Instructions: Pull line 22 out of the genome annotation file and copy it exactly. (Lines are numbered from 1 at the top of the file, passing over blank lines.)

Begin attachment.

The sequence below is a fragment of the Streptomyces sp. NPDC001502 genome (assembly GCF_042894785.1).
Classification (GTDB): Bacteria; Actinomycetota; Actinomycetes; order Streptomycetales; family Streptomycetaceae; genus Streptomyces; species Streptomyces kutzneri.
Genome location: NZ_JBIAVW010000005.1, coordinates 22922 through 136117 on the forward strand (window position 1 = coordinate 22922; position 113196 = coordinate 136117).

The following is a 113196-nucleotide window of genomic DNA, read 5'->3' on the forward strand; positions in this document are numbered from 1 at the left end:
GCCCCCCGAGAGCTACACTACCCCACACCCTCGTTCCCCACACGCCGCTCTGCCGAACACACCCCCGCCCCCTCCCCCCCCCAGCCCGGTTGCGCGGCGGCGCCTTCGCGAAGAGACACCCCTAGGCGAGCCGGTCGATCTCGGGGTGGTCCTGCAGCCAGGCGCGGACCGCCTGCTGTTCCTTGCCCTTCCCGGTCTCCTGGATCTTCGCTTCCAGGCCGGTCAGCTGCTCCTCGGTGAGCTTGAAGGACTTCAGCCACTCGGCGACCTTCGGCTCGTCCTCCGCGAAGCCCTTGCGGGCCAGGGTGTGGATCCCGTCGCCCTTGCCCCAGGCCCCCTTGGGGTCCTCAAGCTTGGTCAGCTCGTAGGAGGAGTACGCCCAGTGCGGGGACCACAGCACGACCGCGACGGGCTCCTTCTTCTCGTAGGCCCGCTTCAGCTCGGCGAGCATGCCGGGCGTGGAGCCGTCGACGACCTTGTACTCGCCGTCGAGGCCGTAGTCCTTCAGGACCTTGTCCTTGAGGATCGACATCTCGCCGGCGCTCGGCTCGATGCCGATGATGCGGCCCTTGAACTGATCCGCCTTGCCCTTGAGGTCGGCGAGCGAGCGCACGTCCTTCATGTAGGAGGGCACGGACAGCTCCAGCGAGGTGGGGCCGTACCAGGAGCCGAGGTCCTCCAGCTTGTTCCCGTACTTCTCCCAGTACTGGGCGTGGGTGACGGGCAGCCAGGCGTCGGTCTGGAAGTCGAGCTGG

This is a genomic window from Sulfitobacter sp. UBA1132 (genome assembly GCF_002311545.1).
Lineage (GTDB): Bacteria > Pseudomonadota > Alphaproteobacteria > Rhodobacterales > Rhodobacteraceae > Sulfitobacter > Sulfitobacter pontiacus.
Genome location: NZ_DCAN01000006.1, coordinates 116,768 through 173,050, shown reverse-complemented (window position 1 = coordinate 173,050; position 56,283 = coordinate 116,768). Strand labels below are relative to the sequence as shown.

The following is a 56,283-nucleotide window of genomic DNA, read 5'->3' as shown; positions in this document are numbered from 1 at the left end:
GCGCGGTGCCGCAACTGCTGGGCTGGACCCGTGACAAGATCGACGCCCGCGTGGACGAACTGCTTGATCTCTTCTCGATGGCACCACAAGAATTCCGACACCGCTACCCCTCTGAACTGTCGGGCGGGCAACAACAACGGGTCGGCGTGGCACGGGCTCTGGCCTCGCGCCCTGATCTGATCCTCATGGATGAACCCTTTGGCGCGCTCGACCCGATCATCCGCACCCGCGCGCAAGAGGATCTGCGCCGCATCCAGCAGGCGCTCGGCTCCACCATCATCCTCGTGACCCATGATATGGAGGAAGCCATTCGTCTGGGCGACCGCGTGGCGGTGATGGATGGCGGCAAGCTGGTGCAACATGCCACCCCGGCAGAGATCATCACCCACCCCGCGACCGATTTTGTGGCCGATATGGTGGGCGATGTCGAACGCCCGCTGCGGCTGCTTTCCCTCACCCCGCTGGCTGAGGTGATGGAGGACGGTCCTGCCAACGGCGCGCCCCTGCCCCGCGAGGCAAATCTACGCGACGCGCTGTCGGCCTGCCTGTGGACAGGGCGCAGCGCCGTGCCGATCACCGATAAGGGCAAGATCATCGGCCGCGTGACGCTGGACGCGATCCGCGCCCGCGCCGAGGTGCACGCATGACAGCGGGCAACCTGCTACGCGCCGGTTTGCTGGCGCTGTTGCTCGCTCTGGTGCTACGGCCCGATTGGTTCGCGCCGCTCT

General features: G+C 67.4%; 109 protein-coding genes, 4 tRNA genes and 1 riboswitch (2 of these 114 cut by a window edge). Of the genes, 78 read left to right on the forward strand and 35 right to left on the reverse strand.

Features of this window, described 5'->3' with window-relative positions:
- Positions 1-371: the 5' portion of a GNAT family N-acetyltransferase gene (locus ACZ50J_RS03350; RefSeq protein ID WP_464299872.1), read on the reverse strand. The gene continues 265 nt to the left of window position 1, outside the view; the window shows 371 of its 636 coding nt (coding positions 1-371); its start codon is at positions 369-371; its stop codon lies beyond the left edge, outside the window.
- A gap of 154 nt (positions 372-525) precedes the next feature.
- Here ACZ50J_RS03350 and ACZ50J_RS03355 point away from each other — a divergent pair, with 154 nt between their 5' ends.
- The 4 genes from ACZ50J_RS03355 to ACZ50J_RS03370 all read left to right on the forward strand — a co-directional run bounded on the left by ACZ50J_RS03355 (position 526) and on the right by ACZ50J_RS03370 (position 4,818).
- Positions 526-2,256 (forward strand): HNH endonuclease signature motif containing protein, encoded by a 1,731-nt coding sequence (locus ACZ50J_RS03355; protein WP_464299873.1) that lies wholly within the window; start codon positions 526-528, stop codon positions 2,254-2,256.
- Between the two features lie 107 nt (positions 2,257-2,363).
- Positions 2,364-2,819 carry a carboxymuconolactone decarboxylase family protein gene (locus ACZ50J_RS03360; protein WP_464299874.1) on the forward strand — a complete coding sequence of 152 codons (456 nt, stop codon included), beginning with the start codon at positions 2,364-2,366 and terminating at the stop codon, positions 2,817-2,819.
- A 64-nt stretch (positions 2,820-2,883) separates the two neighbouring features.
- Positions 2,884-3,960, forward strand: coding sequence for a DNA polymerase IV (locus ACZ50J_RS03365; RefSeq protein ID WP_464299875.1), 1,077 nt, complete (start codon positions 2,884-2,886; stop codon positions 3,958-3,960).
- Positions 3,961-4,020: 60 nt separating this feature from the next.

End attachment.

- Positions 3,961-4,020: 60 nt separating this feature from the next.